Google has been tweaking its self-driving car project for years, but now it's taking another big step. Later this summer it will start testing prototype vehicles it's designed from the ground up, instead of merely retrofitting existing vehicles. Announced tonight the the Code Conference, the new prototypes aren't equipped with a steering wheel, mirrors, pedals or other vestiges of vehicles gone by, and for now are limited to a maximum speed of 25MPH. As explained in an early preview to Re/code, the car is driven entirely by computer, with backup automated systems for brakes and steering that would take over in case of a failure of the primary setup. So far, Google says it's not planning to sell the vehicles itself, but is looking for "friends and partners to bring them to market. Following rumors from late last year, the automated cars could partner with a "friend" like Uber for a delivery service that runs on autopilot. Take a peek at test drives and demo videos explaining how the cars work after the break.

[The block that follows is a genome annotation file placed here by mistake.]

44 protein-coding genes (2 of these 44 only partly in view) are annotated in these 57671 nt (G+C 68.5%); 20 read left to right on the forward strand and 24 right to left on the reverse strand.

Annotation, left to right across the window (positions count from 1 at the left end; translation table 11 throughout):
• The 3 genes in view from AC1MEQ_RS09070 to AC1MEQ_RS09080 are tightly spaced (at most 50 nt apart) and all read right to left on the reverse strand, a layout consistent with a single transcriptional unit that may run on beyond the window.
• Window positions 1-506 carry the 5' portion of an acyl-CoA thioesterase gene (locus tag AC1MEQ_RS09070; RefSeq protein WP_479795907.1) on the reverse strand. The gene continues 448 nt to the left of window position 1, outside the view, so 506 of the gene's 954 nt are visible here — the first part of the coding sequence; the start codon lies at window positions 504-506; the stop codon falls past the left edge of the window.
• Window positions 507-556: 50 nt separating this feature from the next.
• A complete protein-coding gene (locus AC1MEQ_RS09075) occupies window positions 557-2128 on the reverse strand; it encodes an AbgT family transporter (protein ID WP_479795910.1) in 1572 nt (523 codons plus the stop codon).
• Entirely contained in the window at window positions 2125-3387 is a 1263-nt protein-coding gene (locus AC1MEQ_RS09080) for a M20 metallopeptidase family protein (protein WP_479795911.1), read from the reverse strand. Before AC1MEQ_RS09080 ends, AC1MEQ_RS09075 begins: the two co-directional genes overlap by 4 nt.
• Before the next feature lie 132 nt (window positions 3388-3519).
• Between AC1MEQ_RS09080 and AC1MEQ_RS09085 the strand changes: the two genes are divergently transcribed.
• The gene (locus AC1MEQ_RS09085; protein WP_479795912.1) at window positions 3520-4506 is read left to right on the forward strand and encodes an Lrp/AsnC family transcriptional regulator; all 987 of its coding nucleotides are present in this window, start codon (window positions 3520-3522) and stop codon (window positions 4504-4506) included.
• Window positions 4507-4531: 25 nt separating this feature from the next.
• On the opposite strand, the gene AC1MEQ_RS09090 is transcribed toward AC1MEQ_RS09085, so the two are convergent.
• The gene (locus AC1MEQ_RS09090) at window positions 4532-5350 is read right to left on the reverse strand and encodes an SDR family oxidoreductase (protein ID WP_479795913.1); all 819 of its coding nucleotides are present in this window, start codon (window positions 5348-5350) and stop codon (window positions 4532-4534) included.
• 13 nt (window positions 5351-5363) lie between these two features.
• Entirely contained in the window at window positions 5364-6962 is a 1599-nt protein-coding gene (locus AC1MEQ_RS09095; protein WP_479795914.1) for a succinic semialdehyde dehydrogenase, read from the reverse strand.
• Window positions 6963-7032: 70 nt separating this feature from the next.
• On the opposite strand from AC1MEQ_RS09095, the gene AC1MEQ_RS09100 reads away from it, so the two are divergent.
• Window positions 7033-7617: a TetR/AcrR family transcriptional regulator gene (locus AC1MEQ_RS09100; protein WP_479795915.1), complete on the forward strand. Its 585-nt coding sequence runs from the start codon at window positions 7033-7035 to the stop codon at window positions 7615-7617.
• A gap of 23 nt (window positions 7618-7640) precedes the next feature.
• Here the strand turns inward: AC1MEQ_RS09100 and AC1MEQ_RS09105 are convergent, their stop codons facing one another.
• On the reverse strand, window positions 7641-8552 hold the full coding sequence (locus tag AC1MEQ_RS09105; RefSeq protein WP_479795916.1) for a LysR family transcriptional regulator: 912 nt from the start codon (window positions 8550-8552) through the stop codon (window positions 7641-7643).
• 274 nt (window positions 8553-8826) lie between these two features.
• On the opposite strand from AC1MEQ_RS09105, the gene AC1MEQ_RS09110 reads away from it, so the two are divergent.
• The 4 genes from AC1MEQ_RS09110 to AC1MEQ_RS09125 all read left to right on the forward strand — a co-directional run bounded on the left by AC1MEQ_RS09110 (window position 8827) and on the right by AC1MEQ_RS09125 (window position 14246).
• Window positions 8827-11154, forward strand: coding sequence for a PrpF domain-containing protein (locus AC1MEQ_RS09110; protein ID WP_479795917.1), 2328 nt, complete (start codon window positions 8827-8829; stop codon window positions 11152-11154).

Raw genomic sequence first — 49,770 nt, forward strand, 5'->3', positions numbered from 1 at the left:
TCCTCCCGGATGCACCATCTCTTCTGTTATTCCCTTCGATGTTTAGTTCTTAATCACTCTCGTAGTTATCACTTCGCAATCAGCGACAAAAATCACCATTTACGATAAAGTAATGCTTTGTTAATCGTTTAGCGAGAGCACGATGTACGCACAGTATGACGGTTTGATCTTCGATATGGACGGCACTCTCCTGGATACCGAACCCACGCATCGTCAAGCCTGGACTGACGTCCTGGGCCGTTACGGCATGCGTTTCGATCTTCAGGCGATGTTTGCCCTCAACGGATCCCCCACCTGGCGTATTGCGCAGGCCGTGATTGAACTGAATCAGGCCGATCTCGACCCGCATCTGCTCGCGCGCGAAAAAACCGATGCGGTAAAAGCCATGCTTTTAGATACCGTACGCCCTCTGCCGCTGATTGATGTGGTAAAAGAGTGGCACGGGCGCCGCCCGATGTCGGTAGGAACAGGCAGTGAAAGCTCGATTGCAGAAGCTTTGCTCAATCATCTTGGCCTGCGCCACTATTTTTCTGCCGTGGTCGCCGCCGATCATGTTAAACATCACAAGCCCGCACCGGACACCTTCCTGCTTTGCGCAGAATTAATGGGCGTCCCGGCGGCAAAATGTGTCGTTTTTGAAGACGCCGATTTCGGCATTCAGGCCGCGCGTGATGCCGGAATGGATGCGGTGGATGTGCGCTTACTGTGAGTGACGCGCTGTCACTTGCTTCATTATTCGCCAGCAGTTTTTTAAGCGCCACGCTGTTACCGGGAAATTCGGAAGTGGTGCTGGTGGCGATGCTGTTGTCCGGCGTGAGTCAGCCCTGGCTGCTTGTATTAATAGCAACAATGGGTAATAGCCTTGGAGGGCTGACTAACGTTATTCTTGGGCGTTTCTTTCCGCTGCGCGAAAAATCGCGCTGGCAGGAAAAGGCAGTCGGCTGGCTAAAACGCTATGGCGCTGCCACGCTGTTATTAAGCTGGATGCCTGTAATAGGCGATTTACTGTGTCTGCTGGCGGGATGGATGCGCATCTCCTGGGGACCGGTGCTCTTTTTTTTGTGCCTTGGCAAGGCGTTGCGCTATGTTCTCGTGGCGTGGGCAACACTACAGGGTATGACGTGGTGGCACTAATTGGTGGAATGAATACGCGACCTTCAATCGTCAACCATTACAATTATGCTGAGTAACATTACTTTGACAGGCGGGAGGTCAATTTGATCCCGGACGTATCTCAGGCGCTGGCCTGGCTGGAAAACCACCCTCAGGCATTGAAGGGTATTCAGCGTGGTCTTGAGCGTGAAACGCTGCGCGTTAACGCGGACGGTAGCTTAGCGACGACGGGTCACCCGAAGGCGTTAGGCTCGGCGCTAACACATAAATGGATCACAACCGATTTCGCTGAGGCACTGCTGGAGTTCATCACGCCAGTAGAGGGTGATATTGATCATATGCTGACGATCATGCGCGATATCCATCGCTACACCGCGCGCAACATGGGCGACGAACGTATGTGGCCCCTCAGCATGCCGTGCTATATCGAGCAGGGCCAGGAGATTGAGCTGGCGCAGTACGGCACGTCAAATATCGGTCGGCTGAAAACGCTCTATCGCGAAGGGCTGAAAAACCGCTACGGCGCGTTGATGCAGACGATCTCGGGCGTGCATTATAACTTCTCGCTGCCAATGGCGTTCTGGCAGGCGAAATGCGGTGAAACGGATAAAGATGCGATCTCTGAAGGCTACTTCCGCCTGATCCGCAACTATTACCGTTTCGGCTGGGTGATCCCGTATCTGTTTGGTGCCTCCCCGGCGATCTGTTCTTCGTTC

The prototypes shown have a rounded, cartoonish appearance, and Google says they're built with foam and flexible windshields that reduce the chance for injury if they do collide with anything. Before they hit the road entirely sans-drive though, Google will need to address regulations requiring a test driver inside. It expects new legislation will allow for the fully-automated vehicles soon, which we guess is bound to be better than the texting, eating or napping drivers we currently share our commutes with.